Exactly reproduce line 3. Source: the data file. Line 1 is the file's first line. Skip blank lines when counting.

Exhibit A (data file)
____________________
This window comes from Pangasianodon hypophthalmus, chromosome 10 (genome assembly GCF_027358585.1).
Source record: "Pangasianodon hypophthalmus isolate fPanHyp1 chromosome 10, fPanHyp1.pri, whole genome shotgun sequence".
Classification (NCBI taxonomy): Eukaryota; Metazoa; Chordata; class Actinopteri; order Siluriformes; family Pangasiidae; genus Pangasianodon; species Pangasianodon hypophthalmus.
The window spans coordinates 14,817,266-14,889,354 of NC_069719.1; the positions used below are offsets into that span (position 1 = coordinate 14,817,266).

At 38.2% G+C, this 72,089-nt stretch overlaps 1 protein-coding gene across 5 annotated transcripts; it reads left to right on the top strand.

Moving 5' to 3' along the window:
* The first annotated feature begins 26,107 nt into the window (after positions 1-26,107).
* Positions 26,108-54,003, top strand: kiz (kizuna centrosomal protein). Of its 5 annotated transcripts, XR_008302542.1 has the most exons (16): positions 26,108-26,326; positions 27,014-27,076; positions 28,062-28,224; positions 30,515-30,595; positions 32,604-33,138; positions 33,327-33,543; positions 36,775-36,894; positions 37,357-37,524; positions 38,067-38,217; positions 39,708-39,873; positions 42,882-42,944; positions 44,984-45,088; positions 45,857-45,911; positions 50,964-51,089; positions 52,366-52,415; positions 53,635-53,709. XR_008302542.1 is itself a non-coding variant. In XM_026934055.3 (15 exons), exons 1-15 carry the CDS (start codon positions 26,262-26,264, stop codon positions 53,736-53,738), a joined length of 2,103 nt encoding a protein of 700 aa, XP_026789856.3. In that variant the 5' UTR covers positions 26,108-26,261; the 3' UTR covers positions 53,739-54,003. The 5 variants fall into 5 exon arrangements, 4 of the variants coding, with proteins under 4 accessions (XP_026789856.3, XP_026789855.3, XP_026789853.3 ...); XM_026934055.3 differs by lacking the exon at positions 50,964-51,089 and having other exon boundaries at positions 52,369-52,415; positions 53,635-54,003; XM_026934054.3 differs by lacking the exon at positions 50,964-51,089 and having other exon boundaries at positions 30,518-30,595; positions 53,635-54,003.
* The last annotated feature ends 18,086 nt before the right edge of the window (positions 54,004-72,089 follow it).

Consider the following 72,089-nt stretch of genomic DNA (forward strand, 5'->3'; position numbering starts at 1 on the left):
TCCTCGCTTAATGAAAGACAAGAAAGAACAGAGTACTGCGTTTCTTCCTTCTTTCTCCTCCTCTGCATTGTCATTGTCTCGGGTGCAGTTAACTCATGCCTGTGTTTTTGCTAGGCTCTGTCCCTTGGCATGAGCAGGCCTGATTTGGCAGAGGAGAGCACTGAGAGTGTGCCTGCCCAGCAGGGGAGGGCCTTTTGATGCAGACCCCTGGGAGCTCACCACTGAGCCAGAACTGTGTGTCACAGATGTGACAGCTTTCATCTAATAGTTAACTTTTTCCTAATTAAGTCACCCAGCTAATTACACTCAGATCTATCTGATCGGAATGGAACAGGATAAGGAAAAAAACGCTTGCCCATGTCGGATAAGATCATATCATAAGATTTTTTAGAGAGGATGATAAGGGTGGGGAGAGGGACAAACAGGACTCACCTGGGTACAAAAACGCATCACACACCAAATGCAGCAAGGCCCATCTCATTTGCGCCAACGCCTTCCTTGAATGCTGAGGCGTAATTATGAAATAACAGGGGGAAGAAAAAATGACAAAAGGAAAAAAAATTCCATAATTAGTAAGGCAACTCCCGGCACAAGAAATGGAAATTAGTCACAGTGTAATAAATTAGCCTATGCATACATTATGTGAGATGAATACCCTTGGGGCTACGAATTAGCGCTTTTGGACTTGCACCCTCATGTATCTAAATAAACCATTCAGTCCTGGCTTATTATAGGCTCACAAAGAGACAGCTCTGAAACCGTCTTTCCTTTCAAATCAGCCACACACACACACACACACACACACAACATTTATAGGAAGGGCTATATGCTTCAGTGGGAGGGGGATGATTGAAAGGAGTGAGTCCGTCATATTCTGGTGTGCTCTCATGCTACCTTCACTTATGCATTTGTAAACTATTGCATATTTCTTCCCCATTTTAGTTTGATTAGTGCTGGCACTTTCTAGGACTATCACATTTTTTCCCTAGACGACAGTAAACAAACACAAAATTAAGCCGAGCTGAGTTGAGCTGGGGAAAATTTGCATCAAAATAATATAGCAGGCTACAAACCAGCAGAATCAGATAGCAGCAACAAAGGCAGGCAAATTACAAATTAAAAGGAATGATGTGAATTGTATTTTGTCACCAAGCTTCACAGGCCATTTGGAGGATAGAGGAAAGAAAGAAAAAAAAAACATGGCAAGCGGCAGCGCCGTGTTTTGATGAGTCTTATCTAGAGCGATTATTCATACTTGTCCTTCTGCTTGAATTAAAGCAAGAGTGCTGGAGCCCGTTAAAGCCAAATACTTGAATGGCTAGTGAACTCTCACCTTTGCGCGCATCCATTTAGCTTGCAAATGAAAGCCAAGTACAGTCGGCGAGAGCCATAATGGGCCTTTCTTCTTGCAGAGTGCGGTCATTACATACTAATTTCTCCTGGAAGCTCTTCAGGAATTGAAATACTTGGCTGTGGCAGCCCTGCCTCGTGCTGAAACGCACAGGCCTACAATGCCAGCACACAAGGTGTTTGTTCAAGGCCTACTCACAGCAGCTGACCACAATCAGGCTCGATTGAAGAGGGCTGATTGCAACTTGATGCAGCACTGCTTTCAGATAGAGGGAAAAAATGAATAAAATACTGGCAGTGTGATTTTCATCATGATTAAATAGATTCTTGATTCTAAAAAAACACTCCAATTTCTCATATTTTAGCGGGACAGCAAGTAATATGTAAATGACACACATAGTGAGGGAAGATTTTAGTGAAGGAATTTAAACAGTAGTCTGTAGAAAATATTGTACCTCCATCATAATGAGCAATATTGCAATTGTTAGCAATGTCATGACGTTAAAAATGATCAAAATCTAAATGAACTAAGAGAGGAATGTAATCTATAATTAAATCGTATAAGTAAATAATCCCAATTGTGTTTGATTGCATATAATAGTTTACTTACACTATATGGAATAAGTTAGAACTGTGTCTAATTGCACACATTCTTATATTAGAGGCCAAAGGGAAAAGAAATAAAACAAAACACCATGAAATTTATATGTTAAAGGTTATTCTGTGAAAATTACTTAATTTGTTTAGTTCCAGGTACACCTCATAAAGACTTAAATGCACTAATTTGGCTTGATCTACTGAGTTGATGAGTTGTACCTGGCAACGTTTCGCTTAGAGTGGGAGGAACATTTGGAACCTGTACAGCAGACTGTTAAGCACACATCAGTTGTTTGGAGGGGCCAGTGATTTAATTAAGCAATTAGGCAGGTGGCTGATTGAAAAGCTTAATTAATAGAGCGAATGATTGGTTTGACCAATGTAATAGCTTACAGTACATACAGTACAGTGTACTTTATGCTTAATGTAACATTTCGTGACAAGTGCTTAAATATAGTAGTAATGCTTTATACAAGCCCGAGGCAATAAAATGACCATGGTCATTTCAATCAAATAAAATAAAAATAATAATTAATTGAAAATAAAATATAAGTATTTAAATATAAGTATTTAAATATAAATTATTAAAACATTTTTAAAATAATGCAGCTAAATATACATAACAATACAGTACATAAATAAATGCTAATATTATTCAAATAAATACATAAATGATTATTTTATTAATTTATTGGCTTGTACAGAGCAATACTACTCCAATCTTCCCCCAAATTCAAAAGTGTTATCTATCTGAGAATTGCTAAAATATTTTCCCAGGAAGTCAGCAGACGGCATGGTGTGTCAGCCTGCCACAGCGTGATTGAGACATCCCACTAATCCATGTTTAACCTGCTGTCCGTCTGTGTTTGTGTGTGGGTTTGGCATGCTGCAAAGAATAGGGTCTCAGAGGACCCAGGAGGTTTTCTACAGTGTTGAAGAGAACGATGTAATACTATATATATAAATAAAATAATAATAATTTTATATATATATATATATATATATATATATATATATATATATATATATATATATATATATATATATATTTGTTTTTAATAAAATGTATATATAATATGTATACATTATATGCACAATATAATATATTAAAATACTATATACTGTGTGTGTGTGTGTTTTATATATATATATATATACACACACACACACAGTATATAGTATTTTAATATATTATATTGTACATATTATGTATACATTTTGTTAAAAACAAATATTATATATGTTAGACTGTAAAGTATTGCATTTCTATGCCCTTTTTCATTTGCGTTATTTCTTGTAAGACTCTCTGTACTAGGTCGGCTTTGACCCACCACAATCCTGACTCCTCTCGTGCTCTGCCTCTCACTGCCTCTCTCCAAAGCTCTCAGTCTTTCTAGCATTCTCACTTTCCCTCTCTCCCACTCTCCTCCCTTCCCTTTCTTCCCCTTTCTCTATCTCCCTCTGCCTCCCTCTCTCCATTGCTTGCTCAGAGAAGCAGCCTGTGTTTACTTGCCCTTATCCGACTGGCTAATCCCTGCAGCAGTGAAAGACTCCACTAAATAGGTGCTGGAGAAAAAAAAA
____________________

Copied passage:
Classification (NCBI taxonomy): Eukaryota; Metazoa; Chordata; class Actinopteri; order Siluriformes; family Pangasiidae; genus Pangasianodon; species Pangasianodon hypophthalmus.